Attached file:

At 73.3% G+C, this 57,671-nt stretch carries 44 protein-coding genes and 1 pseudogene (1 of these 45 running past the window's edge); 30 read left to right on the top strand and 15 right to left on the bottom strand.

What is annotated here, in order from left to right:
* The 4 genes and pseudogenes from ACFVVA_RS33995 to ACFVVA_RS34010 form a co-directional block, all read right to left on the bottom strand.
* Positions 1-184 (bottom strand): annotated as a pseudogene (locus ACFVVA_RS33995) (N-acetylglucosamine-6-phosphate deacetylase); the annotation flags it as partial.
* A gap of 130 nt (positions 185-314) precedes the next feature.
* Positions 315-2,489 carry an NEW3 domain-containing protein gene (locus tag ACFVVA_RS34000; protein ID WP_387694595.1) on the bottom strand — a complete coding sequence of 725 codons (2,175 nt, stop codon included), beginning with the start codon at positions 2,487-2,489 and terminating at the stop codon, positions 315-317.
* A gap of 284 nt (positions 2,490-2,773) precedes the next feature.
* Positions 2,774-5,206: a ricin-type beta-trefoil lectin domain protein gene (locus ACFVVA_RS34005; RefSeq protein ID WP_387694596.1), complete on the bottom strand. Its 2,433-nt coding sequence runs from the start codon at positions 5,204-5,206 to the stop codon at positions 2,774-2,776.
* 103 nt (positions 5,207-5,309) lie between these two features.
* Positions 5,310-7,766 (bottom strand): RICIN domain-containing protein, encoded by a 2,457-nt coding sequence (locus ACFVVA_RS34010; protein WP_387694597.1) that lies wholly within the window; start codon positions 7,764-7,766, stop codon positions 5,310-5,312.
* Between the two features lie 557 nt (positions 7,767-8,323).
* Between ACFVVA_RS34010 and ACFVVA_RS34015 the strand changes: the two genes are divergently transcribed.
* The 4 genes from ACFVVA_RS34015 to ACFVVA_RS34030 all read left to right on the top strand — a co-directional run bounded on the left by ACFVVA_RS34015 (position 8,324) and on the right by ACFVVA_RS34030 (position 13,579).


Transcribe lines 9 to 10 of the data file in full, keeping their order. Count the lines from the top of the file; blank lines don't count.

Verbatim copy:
* 103 nt (positions 5,207-5,309) lie between these two features.
* Positions 5,310-7,766 (bottom strand): RICIN domain-containing protein, encoded by a 2,457-nt coding sequence (locus ACFVVA_RS34010; protein WP_387694597.1) that lies wholly within the window; start codon positions 7,764-7,766, stop codon positions 5,310-5,312.